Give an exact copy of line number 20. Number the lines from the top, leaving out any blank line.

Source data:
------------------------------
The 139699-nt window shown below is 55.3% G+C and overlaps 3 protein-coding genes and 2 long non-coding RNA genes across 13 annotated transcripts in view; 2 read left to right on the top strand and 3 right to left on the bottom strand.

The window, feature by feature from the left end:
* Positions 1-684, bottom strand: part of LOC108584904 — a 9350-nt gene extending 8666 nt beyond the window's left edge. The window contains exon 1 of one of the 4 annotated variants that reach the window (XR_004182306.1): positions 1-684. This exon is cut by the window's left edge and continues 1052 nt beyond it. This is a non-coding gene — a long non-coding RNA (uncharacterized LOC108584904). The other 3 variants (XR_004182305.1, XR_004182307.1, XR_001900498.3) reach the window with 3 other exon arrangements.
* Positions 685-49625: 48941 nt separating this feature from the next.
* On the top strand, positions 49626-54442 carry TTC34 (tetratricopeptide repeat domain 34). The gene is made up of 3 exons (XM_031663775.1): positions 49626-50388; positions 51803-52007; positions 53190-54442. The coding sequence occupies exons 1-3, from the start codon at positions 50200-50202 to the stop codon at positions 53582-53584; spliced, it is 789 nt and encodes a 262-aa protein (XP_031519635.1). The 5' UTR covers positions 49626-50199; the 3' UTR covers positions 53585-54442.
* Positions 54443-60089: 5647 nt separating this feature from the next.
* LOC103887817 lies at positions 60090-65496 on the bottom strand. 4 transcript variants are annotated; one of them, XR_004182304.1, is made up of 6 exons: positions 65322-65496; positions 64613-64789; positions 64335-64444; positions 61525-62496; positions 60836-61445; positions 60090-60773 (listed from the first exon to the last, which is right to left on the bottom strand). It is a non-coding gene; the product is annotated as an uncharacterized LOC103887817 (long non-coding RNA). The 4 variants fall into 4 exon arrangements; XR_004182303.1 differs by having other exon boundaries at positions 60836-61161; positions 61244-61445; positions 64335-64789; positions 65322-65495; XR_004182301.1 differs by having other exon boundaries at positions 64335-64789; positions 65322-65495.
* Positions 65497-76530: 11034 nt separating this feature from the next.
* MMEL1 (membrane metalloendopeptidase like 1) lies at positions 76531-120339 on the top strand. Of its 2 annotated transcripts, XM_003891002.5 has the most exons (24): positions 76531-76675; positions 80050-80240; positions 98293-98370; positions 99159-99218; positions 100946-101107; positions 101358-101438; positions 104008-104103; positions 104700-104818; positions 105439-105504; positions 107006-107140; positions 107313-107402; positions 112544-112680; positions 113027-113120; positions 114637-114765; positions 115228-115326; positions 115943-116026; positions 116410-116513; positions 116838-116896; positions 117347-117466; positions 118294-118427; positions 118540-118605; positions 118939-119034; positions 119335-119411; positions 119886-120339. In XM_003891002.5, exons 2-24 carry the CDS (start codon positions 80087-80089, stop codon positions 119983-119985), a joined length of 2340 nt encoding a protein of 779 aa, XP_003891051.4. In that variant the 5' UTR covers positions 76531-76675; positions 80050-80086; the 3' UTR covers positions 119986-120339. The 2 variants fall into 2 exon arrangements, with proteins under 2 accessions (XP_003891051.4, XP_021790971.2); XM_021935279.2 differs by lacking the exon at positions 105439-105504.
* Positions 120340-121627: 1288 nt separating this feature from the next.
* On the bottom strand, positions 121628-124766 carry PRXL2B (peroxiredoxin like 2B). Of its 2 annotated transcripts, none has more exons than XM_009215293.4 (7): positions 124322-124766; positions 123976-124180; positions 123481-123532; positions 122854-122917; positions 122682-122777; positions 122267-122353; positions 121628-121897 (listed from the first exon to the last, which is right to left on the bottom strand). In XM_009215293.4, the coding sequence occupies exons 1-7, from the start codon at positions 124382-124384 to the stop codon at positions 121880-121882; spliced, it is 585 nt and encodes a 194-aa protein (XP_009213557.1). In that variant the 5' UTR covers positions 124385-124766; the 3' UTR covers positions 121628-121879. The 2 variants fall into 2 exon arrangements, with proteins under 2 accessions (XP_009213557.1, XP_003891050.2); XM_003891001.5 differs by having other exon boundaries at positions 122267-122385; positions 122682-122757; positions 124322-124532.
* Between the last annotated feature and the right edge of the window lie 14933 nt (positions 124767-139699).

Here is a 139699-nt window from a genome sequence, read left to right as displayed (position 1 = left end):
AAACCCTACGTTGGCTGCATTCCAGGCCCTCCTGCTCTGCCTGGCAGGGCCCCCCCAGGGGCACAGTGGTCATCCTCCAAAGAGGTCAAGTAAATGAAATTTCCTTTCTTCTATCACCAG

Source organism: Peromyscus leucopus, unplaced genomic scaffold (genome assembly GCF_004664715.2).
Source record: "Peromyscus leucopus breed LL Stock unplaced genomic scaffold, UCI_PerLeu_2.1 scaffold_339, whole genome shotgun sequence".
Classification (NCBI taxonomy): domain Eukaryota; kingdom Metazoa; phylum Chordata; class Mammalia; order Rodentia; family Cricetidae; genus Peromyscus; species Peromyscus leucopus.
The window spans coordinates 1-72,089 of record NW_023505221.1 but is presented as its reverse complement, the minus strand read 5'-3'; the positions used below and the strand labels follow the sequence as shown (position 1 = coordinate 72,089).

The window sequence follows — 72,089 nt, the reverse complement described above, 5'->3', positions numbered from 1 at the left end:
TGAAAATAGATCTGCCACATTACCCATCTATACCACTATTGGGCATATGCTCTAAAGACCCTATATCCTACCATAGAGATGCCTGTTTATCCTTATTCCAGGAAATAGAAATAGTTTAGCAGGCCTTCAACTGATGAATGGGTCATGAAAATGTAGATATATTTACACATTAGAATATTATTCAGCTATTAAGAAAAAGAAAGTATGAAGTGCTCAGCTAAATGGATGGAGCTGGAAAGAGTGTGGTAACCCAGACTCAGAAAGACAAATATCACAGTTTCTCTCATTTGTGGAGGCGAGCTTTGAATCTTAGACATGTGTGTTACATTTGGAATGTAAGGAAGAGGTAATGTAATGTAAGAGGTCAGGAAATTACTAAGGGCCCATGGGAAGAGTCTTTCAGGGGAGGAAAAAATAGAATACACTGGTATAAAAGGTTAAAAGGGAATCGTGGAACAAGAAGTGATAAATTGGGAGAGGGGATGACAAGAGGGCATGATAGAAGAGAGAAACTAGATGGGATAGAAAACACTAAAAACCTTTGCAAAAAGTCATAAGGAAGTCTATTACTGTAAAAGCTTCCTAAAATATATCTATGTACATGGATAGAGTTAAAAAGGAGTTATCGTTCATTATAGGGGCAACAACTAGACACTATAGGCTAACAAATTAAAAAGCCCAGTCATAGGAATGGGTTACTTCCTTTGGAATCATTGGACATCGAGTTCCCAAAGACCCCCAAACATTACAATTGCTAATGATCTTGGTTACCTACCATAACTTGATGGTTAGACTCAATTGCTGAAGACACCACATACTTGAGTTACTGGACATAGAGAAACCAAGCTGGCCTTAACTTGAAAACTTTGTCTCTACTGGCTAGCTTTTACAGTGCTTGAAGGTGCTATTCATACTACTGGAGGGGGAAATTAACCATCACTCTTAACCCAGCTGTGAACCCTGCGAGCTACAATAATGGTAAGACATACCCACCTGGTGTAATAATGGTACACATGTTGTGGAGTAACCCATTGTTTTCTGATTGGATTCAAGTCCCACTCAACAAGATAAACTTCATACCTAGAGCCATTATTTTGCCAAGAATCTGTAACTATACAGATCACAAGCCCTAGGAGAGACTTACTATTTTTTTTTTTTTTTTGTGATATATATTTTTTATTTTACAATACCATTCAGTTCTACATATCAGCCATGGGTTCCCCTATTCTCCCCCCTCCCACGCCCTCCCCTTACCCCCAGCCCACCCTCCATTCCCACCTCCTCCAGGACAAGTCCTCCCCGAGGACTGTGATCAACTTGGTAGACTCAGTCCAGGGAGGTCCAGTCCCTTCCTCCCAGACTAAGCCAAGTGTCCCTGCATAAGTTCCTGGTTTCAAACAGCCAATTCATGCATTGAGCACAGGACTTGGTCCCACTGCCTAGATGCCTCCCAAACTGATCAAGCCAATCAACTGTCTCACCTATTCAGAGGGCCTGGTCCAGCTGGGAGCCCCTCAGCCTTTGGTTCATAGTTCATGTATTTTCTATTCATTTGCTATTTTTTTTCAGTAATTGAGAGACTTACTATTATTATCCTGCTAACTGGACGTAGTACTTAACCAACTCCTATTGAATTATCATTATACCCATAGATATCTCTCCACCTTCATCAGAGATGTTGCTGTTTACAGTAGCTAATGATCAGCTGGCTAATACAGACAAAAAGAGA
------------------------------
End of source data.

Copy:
TGAAAATAGATCTGCCACATTACCCATCTATACCACTATTGGGCATATGCTCTAAAGACCCTATATCCTACCATAGAGATGCCTGTTTATCCTTATTCCAGGAAATAGAAATAGTTTAGCAGGCCTTCAACTGATGAATGGGTCATGAAAATGTAGATATATTTACACATTAGAATATTATTCAGCTATTAAGAAAAAGAAAGTATGAAGTGCTCAGCTAAATGGATGGAGCTGGAAAGAGTGTGGTAACCCAGACTCAGAAAGACAAATATCACAGTTTCTCTCATTTGTGGAGGCGAGCTTTGAATCTTAGACATGTGTGTTACATTTGGAATGTAAGGAAGAGGTAATGTAATGTAAGAGGTCAGGAAATTACTAAGGGCCCATGGGAAGAGTCTTTCAGGGGAGGAAAAAATAGAATACACTGGTATAAAAGGTTAAAAGGGAATCGTGGAACAAGAAGTGATAAATTGGGAGAGGGGATGACAAGAGGGCATGATAGAAGAGAGAAACTAGATGGGATAGAAAACACTAAAAACCTTTGCAAAAAGTCATAAGGAAGTCTATTACTGTAAAAGCTTCCTAAAATATATCTATGTACATGGATAGAGTTAAAAAGGAGTTATCGTTCATTATAGGGGCAACAACTAGACACTATAGGCTAACAAATTAAAAAGCCCAGTCATAGGAATGGGTTACTTCCTTTGGAATCATTGGACATCGAGTTCCCAAAGACCCCCAAACATTACAATTGCTAATGATCTTGGTTACCTACCATAACTTGATGGTTAGACTCAATTGCTGAAGACACCACATACTTGAGTTACTGGACATAGAGAAACCAAGCTGGCCTTAACTTGAAAACTTTGTCTCTACTGGCTAGCTTTTACAGTGCTTGAAGGTGCTATTCATACTACTGGAGGGGGAAATTAACCATCACTCTTAACCCAGCTGTGAACCCTGCGAGCTACAATAATGGTAAGACATACCCACCTGGTGTAATAATGGTACACATGTTGTGGAGTAACCCATTGTTTTCTGATTGGATTCAAGTCCCACTCAACAAGATAAACTTCATACCTAGAGCCATTATTTTGCCAAGAATCTGTAACTATACAGATCACAAGCCCTAGGAGAGACTTACTATTTTTTTTTTTTTTTTGTGATATATATTTTTTATTTTACAATACCATTCAGTTCTACATATCAGCCATGGGTTCCCCTATTCTCCCCCCTCCCACGCCCTCCCCTTACCCCCAGCCCACCCTCCATTCCCACCTCCTCCAGGACAAGTCCTCCCCGAGGACTGTGATCAACTTGGTAGACTCAGTCCAGGGAGGTCCAGTCCCTTCCTCCCAGACTAAGCCAAGTGTCCCTGCATAAGTTCCTGGTTTCAAACAGCCAATTCATGCATTGAGCACAGGACTTGGTCCCACTGCCTAGATGCCTCCCAAACTGATCAAGCCAATCAACTGTCTCACCTATTCAGAGGGCCTGGTCCAGCTGGGAGCCCCTCAGCCTTTGGTTCATAGTTCATGTATTTTCTATTCATTTGCTATTTTTTTTCAGTAATTGAGAGACTTACTATTATTATCCTGCTAACTGGACGTAGTACTTAACCAACTCCTATTGAATTATCATTATACCCATAGATATCTCTCCACCTTCATCAGAGATGTTGCTGTTTACAGTAGCTAATGATCAGCTGGCTAATACAGACAAAAAGAGA